Why a racer for cruising discussion... - Page 16 - SailNet Community
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post #151 of 238 Old 04-27-2013
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Re: Why a racer for cruising discussion...

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Originally Posted by JonEisberg View Post
Just curious, did you have a light-air sail inventory of free-flying sails, such as a spinnaker or Code 0?
John has made this point before, and it got me thinking....

How many people make the requisite design sacrifices in space, tankage, strength etc for a "fast boat" and then not only load it up with weight, but don't leverage the fact that the have a "potentially fast" design by having a clean/fast bottom, all the sail control hardware they need and a solid inventory of good sails?

What good is it to be making all the sacrifices you have to make to have the boat with the awesome PHRF rating and then only have a 135% on a furler and a furling main as well and don't keep their bottom clean? What about that folding or 2 blade prop? Some people put a big 3blade wheel on their "fast design" too.

I'd bed that a "slow design" that was all tricked out with vangs, high-purchase traveler, cunningham etc and has a couple jibs, a battened main and an A-sail and Code-0 would sail circles around the "fast design" that is poorly outfitted.

You can't buy fast, you gotta make it fast too!

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post #152 of 238 Old 04-27-2013
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Re: Why a racer for cruising discussion...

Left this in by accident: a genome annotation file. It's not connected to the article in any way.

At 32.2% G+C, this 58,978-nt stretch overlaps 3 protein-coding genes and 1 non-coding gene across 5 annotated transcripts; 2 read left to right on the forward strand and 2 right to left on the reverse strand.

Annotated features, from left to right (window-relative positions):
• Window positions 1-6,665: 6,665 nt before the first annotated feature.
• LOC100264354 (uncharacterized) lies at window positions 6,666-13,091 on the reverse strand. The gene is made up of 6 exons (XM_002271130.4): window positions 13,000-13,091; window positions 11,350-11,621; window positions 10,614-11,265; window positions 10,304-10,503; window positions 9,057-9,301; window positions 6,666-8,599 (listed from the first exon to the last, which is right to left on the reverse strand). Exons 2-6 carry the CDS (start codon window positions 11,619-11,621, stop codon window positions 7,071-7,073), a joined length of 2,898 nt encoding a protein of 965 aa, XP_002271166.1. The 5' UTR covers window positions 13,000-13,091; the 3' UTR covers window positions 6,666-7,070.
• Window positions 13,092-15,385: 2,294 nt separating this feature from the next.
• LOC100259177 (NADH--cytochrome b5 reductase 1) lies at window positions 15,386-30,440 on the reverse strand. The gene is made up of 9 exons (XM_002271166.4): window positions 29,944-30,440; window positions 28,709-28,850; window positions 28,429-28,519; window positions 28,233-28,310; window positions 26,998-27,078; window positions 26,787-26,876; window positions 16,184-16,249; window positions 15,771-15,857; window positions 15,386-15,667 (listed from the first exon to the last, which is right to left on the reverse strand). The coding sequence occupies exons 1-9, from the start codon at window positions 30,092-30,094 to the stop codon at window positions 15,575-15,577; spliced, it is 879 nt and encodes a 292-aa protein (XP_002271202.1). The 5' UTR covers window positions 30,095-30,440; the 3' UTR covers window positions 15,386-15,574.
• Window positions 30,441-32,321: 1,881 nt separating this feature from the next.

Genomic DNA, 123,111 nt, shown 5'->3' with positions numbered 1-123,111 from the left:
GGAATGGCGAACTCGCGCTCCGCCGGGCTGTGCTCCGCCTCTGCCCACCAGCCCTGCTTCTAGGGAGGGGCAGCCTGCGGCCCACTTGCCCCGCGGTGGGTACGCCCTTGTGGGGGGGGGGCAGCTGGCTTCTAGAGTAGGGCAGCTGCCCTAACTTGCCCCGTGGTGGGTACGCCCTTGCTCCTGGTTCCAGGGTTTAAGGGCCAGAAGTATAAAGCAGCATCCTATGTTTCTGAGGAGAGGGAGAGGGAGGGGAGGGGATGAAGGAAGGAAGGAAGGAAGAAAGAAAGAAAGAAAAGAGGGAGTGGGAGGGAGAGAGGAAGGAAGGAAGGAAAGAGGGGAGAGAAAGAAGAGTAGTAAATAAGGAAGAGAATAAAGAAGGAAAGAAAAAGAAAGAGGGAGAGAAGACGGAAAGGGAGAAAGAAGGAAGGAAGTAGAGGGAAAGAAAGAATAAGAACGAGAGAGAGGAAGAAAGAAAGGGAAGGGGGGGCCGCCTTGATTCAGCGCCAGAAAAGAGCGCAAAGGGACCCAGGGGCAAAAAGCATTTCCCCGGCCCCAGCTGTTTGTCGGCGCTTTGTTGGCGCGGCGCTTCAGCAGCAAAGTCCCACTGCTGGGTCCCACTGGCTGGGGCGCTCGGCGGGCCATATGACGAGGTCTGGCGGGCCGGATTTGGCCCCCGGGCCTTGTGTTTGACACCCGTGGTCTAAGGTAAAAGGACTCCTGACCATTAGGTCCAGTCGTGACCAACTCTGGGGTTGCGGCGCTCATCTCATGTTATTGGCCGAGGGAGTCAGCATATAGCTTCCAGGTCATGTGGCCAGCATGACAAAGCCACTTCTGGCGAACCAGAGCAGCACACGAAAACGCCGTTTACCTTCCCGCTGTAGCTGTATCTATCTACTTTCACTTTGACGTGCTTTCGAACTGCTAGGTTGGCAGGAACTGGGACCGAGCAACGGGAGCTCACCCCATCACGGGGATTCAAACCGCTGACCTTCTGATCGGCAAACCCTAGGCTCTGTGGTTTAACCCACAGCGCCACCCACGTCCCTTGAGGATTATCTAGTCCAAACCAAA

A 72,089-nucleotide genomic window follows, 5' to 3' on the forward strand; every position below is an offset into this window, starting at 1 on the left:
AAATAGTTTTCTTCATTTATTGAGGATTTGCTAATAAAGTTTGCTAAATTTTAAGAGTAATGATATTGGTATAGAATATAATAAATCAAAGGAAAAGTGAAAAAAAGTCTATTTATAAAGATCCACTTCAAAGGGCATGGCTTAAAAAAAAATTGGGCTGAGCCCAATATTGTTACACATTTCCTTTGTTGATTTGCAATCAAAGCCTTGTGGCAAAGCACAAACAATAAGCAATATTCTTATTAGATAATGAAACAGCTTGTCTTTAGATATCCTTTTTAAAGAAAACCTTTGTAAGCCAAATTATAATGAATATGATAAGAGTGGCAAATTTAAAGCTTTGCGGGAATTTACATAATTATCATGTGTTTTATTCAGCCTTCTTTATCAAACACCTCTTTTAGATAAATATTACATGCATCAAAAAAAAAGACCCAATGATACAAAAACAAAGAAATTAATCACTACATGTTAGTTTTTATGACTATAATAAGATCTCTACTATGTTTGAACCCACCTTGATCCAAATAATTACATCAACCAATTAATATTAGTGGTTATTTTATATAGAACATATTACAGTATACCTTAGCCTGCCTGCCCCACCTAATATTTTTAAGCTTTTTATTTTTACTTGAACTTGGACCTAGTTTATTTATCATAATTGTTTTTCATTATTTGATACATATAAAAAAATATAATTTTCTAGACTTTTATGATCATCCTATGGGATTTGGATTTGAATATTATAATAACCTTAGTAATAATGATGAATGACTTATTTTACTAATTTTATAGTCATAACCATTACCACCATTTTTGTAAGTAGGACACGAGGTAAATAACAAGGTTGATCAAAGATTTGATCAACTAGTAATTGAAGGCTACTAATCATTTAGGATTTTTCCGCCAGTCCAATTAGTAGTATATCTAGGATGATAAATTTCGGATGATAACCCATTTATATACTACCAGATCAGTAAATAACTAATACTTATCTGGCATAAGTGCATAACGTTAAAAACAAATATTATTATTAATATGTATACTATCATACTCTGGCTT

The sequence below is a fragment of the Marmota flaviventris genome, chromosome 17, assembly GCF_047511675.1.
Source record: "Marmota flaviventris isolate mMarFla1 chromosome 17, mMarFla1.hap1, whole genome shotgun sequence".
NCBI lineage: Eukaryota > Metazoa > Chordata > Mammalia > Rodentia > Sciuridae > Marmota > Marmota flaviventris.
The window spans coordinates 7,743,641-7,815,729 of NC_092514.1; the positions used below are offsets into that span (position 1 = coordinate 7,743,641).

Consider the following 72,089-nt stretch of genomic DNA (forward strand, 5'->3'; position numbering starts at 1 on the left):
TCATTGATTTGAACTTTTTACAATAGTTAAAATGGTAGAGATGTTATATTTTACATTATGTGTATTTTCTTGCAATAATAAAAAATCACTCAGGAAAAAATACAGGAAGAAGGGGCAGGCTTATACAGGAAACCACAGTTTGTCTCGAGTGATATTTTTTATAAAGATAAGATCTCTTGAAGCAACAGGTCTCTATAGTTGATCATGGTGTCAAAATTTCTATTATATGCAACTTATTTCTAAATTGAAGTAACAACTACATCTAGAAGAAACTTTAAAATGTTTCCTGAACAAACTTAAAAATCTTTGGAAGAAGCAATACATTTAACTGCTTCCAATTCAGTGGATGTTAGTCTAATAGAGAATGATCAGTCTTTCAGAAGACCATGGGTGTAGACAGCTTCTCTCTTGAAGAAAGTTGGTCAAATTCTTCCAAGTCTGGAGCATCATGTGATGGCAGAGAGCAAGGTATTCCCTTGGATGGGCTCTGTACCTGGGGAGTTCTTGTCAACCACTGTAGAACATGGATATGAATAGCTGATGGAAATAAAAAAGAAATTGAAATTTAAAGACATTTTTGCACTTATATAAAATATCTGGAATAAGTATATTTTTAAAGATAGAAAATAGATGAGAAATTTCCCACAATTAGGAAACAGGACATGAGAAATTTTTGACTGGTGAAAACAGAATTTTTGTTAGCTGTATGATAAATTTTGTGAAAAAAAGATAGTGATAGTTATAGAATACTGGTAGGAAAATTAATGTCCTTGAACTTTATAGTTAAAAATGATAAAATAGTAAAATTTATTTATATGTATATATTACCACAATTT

Med:
My guess is that you would lose that bet/race. I think you'd have to give both boats comparative sail inventories to prove anything.

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post #153 of 238 Old 04-27-2013
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Re: Why a racer for cruising discussion...

Med,

the fast boat would still be faster, BUT, the slow boat would probably win hands down on handicap! Airloom does this upon occasion, altho on windier days, due to the boat she races against, size does win too! She is sailed well too!

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post #154 of 238 Old 04-27-2013
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Re: Why a racer for cruising discussion...

Not to mention,,,the superb design.

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post #155 of 238 Old 04-27-2013
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Re: Why a racer for cruising discussion...

Boy Brent, you sure do make some broad generalizations. They are not all accurate. My ICON with a big wide stern and a very fine entry tracks like it is on rails and is a very benign boat to drive. By the way ICON was designed as a racer/cruiser and had succesfully cruised all over the Pacific from New Zealand to Seattle. It has a very deep, 13'8" draft lifting keel. It is not your Grandpa's cruising boat but it is a boat that has done a lot of cruising.